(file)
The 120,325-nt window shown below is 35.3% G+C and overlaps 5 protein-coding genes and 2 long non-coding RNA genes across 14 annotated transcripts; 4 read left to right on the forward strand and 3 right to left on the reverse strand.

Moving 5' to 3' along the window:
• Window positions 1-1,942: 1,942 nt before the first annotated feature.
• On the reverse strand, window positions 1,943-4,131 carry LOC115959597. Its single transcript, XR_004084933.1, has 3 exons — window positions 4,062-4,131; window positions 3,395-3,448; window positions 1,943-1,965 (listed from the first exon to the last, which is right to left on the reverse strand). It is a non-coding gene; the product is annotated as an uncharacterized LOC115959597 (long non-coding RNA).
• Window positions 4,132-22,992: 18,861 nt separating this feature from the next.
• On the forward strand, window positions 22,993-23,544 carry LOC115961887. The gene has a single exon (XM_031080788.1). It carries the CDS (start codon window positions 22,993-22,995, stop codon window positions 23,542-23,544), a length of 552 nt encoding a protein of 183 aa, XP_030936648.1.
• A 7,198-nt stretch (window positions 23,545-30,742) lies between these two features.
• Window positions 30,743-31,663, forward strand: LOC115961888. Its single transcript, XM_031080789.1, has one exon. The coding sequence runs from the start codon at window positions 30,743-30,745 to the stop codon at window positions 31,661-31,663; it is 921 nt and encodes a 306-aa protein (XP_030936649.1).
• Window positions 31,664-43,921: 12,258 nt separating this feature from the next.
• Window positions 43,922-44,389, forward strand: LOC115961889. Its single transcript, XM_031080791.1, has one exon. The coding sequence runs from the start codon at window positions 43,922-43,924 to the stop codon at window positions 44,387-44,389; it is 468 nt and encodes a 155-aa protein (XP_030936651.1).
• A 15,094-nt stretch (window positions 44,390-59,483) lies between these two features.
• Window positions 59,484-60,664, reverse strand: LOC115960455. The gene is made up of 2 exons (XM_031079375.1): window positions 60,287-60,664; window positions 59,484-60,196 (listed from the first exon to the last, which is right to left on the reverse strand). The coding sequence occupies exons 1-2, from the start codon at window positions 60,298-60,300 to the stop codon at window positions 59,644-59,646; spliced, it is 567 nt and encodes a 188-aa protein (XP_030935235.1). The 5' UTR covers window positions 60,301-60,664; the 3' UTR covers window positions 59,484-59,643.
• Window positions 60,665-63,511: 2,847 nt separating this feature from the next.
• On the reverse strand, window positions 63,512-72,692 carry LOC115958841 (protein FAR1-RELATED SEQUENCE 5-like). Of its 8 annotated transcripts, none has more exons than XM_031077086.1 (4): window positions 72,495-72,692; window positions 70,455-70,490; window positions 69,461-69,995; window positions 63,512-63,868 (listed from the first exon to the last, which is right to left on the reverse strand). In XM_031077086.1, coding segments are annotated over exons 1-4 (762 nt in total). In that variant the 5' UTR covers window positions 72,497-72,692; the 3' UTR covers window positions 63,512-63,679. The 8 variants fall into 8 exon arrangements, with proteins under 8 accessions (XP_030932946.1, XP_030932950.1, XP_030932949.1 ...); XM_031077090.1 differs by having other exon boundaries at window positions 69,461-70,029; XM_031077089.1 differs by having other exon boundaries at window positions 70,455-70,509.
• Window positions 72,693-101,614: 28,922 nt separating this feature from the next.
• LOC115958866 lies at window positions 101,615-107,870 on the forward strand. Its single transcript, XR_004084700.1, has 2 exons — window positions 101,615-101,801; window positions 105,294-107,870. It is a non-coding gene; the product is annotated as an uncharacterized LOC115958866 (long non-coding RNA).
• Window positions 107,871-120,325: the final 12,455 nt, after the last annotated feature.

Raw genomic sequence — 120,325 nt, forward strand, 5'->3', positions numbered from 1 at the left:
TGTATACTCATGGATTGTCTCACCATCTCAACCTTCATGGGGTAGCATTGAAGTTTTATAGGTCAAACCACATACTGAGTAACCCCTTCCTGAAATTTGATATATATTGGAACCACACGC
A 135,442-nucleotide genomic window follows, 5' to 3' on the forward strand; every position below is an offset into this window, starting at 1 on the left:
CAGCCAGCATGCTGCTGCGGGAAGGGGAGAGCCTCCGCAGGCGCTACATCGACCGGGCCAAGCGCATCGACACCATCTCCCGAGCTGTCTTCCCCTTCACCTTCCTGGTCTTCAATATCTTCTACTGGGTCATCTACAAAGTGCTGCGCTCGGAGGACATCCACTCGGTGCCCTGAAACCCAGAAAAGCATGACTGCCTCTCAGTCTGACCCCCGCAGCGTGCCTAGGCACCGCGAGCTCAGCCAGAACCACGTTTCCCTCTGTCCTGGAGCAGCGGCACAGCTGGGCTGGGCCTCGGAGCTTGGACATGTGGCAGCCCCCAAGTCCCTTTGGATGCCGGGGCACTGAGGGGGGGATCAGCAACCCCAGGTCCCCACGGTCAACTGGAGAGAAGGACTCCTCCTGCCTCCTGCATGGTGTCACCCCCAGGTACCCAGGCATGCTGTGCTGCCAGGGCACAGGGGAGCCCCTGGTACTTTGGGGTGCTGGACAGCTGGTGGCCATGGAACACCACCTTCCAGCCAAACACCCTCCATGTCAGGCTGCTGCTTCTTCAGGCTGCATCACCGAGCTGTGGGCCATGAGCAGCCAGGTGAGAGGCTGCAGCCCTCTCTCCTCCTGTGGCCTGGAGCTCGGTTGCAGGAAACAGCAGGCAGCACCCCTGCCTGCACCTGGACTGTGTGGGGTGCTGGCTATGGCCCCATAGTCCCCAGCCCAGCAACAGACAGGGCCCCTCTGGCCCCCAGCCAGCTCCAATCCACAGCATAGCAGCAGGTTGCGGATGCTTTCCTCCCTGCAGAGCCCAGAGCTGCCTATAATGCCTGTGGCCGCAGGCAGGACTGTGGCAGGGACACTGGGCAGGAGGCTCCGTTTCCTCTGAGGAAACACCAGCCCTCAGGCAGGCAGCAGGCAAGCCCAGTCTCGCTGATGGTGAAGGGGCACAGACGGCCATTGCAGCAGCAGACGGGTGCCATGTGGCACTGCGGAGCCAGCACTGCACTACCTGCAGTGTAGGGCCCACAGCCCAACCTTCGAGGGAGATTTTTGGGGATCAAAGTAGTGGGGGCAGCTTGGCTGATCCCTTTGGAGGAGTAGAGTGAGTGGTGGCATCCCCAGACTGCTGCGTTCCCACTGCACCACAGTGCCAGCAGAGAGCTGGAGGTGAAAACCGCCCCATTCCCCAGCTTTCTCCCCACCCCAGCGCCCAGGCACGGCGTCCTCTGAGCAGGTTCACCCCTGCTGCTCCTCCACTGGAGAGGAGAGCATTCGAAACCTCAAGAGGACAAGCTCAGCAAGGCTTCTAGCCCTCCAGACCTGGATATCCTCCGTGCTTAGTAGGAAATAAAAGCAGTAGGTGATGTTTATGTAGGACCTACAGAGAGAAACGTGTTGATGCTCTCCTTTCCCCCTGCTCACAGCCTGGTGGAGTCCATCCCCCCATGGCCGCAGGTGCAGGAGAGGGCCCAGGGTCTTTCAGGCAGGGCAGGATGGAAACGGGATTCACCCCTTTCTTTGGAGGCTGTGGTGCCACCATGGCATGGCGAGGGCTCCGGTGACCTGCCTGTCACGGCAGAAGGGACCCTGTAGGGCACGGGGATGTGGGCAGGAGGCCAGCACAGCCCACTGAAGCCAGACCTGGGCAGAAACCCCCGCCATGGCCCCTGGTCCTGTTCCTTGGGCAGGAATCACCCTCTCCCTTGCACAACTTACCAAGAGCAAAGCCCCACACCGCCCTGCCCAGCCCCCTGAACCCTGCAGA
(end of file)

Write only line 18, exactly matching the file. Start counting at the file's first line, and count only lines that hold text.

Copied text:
Raw genomic sequence — 120,325 nt, forward strand, 5'->3', positions numbered from 1 at the left: